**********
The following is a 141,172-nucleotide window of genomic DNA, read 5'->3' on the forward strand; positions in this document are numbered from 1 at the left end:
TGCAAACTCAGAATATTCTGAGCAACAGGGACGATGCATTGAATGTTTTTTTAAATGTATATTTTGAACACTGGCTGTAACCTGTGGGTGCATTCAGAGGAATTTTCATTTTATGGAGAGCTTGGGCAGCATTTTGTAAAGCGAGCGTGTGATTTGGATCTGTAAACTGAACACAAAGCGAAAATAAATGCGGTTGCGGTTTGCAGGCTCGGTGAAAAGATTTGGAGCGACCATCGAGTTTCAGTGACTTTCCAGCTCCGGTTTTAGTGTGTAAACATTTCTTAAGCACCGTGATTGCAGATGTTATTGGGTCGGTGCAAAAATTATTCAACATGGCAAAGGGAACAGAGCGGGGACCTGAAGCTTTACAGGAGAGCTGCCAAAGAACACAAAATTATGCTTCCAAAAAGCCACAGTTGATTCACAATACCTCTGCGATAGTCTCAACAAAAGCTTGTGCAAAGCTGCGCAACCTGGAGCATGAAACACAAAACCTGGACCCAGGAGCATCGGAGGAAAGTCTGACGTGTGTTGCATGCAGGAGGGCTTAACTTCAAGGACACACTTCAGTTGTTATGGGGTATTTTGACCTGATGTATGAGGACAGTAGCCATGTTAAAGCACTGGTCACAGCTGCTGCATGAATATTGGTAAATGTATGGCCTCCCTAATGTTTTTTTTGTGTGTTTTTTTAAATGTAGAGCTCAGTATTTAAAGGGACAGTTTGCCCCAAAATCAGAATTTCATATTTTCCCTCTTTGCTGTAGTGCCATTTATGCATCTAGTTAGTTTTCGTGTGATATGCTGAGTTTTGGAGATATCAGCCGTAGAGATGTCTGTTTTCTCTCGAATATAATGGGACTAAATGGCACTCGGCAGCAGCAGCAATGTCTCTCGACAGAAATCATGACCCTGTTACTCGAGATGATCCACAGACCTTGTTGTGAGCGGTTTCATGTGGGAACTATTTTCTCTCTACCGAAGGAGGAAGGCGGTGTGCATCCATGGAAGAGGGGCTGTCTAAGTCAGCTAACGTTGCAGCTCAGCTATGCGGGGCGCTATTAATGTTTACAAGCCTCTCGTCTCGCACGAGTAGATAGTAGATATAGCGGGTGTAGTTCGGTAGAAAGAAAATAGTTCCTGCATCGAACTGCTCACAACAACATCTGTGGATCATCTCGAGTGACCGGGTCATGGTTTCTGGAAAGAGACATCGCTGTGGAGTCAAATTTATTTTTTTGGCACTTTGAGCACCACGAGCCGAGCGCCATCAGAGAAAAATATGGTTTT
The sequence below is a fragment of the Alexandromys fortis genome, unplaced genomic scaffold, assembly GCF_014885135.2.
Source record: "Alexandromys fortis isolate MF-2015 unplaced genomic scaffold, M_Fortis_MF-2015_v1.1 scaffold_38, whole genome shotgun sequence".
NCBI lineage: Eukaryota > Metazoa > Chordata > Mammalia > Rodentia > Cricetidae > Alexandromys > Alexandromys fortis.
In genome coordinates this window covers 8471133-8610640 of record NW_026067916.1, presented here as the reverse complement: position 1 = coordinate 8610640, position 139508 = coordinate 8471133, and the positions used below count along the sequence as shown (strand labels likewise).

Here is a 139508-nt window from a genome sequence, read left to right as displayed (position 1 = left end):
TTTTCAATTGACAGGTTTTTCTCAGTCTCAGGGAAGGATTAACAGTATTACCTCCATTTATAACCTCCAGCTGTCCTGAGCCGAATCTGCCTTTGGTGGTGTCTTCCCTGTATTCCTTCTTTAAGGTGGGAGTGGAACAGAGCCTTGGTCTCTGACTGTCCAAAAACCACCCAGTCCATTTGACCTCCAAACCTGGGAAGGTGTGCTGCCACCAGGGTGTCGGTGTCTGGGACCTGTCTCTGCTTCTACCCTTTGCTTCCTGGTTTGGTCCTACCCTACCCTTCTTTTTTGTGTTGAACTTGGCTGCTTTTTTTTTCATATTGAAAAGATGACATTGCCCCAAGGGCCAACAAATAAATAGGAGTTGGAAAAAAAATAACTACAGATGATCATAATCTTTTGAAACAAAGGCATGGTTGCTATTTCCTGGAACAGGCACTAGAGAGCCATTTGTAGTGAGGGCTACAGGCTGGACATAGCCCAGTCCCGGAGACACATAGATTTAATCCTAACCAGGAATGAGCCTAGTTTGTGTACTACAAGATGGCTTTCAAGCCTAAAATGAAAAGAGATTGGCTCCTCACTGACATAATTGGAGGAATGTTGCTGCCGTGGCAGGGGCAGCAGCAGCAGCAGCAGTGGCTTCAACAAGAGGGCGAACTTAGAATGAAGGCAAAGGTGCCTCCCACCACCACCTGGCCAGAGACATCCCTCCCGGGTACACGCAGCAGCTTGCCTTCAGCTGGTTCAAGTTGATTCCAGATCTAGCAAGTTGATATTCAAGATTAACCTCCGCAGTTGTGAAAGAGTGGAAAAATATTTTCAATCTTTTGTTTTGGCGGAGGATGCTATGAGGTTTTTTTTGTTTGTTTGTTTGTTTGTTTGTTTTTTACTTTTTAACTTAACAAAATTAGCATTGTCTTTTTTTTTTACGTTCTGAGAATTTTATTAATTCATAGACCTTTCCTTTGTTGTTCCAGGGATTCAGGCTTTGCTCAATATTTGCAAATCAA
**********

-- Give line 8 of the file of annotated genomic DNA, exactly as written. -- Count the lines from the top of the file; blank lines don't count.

TTTTCAATTGACAGGTTTTTCTCAGTCTCAGGGAAGGATTAACAGTATTACCTCCATTTATAACCTCCAGCTGTCCTGAGCCGAATCTGCCTTTGGTGGTGTCTTCCCTGTATTCCTTCTTTAAGGTGGGAGTGGAACAGAGCCTTGGTCTCTGACTGTCCAAAAACCACCCAGTCCATTTGACCTCCAAACCTGGGAAGGTGTGCTGCCACCAGGGTGTCGGTGTCTGGGACCTGTCTCTGCTTCTACCCTTTGCTTCCTGGTTTGGTCCTACCCTACCCTTCTTTTTTGTGTTGAACTTGGCTGCTTTTTTTTTCATATTGAAAAGATGACATTGCCCCAAGGGCCAACAAATAAATAGGAGTTGGAAAAAAAATAACTACAGATGATCATAATCTTTTGAAACAAAGGCATGGTTGCTATTTCCTGGAACAGGCACTAGAGAGCCATTTGTAGTGAGGGCTACAGGCTGGACATAGCCCAGTCCCGGAGACACATAGATTTAATCCTAACCAGGAATGAGCCTAGTTTGTGTACTACAAGATGGCTTTCAAGCCTAAAATGAAAAGAGATTGGCTCCTCACTGACATAATTGGAGGAATGTTGCTGCCGTGGCAGGGGCAGCAGCAGCAGCAGCAGTGGCTTCAACAAGAGGGCGAACTTAGAATGAAGGCAAAGGTGCCTCCCACCACCACCTGGCCAGAGACATCCCTCCCGGGTACACGCAGCAGCTTGCCTTCAGCTGGTTCAAGTTGATTCCAGATCTAGCAAGTTGATATTCAAGATTAACCTCCGCAGTTGTGAAAGAGTGGAAAAATATTTTCAATCTTTTGTTTTGGCGGAGGATGCTATGAGGTTTTTTTTGTTTGTTTGTTTGTTTGTTTGTTTTTTACTTTTTAACTTAACAAAATTAGCATTGTCTTTTTTTTTTACGTTCTGAGAATTTTATTAATTCATAGACCTTTCCTTTGTTGTTCCAGGGATTCAGGCTTTGCTCAATATTTGCAAATCAA